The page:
"The film brings you up close inside Cornel West's and Bob Avakian's dialogue: the passion, the audacity, the science, the morality, the revolutionary substance. Two courageous voices modeling a morality that refuses to accept injustice – pouring heart and soul into standing together challenging all of us to fight for a world worthy of humanity."

Andy Zee,
co-director of the film


BA Speaks

"No more generations of our youth, here and all around the world, whose life is over, whose fate has been sealed, who have been condemned to an early death or a life of misery and brutality, whom the system has destined for oppression and oblivion even before they are born. I say no more of that."

BAsics 1:13



April 20, 2015 | Revolution Newspaper |


On April 7 and April 9, the film of the Dialogue between Cornel West and Bob Avakian, REVOLUTION AND RELIGION: The Fight for Emancipation and the Role of Religion, was shown in two parts at the University of California, Los Angeles (UCLA).

The UCLA screenings were introduced by Annie Day, who is from The Bob Avakian Institute and a co-producer of the film. Day gave people background on the Dialogue and talked with great urgency about the (then) impending national day of protest against the murder and brutalization by police of Black and Latino people.

Some 25 students from diverse departments attended on the first night. The screening was followed by informal discussion. A philosophy major responded this way: “Avakian put very big and important ideas before people, ideas people had not likely encountered before. It was demanding and I particularly appreciated the fact that Avakian took the necessary time to meticulously explain and elaborate on these ideas. West was different. It was a very concise but existential presentation that went right to the heart. If you think about it, the two presentations were complementary.” A student whose parents immigrated to the U.S. from Mexico wanted to get more deeply into issues of revolution vs. reform, wondering if you could rule out the possibility of really fundamental reform under capitalism. Someone from a nearby community college said that this was the first time that he had heard anyone—he was referring to Bob Avakian—discuss an actual plan for revolution.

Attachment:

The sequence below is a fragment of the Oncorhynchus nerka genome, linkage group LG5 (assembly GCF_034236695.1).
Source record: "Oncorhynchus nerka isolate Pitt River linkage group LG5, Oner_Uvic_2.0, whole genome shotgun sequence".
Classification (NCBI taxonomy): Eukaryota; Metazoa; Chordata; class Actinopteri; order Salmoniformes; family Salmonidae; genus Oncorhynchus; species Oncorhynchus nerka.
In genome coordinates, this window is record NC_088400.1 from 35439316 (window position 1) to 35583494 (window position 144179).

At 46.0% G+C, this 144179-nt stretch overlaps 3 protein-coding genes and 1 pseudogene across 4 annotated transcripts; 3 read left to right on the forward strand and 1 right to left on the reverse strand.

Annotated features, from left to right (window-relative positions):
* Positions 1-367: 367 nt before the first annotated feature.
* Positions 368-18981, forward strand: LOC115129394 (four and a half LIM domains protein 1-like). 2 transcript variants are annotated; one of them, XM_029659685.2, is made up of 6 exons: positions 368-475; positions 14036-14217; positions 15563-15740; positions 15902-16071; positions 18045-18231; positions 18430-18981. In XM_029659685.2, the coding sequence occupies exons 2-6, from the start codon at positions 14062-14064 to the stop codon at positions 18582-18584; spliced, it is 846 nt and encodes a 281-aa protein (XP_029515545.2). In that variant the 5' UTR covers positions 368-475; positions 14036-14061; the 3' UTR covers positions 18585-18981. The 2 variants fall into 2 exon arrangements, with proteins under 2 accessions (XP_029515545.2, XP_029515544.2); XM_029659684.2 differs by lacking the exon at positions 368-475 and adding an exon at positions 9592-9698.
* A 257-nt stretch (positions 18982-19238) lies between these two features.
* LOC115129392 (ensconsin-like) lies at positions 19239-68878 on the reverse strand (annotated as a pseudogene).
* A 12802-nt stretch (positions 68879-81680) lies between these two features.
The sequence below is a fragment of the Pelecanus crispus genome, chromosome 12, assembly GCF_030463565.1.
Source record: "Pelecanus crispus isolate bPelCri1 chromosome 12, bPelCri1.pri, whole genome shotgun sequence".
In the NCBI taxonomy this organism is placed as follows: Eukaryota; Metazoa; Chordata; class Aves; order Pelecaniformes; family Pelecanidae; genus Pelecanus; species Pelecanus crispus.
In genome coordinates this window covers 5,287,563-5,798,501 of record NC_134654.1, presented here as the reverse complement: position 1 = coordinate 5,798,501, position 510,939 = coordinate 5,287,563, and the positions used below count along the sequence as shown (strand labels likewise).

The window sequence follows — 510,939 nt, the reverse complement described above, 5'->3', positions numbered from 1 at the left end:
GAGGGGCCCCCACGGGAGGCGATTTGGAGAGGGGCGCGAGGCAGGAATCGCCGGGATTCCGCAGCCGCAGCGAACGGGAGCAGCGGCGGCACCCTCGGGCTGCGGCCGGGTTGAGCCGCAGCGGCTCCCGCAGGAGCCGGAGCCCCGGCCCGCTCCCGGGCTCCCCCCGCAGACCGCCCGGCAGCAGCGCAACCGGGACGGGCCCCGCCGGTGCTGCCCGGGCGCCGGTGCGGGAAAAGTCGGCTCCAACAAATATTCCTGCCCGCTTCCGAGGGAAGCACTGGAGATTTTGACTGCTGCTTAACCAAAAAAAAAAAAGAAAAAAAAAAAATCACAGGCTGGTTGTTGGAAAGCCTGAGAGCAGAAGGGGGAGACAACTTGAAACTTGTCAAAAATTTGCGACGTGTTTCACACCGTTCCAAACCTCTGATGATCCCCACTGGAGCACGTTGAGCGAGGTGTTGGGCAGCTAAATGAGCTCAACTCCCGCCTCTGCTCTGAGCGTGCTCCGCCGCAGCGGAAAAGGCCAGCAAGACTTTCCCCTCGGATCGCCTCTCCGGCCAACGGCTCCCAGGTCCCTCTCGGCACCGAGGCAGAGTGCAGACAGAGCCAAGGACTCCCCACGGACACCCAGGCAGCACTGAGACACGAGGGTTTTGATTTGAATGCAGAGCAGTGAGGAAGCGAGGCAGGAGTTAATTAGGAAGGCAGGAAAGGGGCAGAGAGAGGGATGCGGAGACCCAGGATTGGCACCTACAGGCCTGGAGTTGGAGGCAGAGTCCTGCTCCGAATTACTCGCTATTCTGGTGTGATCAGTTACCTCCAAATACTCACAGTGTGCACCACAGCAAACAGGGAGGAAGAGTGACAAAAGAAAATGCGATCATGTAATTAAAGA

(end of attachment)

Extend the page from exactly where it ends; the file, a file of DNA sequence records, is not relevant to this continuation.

The second night’s screening was of the question-and-answer portion of the Dialogue. The original plan was to have another informal discussion afterward. But several students (and this was largely a different crowd) wanted a more structured discussion. So Annie Day and political economist Raymond Lotta, who was at UCLA that week speaking to students and professors about Bob Avakian’s new synthesis of communism, led what turned out to be a very lively back and forth with the audience.

An African-American science student, clearly provoked by the film, posed a series of questions that opened into wider discussion: How would a socialist economy actually be able to distribute resources and overcome inequality? Isn’t there a danger that people in a socialist society would themselves stop being revolutionary once their living conditions improved? In organizing for revolution, how do you reach more mainstream people? Day and Lotta spoke to these questions, drawing from the Revolutionary Communist Party’s “On the Strategy for Revolution” and the Constitution for the New Socialist Republic in North America (Draft Proposal). A political science major said he totally agreed with the need to step out around the killings by cops but vehemently disagreed on revolution—and that led into discussion about elections and “citizenship” under the current system.

Two students from China talked with Lotta. One was especially touched by what Bob Avakian and Cornel West had to say about the role of art and culture in the revolution (she was “air-clapping” at the remarks made by BA in that part of the film) and the other eagerly got the new compilation of writings by Avakian on law and constitutions in capitalist and socialist societies and the special issue of Revolution on the history of communist revolution. A student who attended both screenings commented later that the film helped her understand what revolution is about and the importance of fighting right now and coming out to the April 14 Shutdown Against Police Murder.



Volunteers Needed... for and Revolution

Send us your comments.

If you like this article, subscribe, donate to and sustain Revolution newspaper.